Social Loafing

Social loafing is social psychology phenomenon where individuals tend to exert less effort on a task when they are working as a part of a group than when working on one’s own. The term was coined by US psychologist Bibb Latané in 1979. However evidence has shown that the phenomenon greatly reduced when individual contributions are made identifiable within the group.

Evidence suggests that social loafing tends to occur when individuals contribute to a group product, whereas, coaction effects (the effect on an individual’s task performance of the presence of other individuals engaged in the same activity) tend to occur when individuals work in groups to produce individual products.

Maximilien Ringelmann, a French agricultural engineer first investigated the phenomenon during 1913. In one of his experiments, students pulled as hard as they could on a rope, alone and in groups of two, three, and eight; the results showed that, on average, groups of three exerted only two and a half times as much force as an individual working alone, and groups of eight exerted less than four times the force of a single person.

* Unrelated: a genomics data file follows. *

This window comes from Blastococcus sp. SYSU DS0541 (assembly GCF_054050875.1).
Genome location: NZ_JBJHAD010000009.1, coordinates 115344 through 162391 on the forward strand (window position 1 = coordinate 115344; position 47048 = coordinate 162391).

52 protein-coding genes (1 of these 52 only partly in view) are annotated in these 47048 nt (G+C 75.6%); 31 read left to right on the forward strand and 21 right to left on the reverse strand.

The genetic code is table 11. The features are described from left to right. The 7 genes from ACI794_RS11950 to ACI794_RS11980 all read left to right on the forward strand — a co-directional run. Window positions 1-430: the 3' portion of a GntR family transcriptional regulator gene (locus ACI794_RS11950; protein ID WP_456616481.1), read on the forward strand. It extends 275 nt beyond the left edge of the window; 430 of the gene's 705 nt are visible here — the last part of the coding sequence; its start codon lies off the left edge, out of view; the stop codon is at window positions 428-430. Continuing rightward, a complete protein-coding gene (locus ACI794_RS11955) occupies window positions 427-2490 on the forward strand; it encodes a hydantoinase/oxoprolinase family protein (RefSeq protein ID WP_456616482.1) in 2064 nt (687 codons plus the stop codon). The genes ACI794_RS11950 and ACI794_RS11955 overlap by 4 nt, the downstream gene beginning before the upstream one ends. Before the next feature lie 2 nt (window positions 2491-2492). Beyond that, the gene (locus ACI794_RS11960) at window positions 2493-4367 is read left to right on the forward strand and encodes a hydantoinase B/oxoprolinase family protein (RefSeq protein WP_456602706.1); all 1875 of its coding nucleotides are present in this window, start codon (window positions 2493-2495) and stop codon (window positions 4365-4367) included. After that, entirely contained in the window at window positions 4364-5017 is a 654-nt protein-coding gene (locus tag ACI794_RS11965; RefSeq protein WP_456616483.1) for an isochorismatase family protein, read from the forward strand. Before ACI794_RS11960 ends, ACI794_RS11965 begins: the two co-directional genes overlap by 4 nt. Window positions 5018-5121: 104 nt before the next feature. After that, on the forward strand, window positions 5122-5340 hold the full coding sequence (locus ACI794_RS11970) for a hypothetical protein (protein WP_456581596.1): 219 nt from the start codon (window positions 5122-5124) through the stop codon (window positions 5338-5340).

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The Bystander Effect

The bystander effect or bystander apathy is a phenomenon where a person in need is less likely to receive help if there are others present. The concept was popularized by two social psychologists Bibb Latané and John Darley. This happens as a result of diffusion of responsibility and social influence. When there are other observers present, the responsibility to take action is thought to be shared among all of them which makes individuals feel less compelled to act or help. This is referred to as diffusion of responsibility. Secondly, under social influence people tend to behave in socially acceptable ways. When others do not react to somebody’s distress, the individuals usually take this as a signal that neither a response is needed nor appropriate.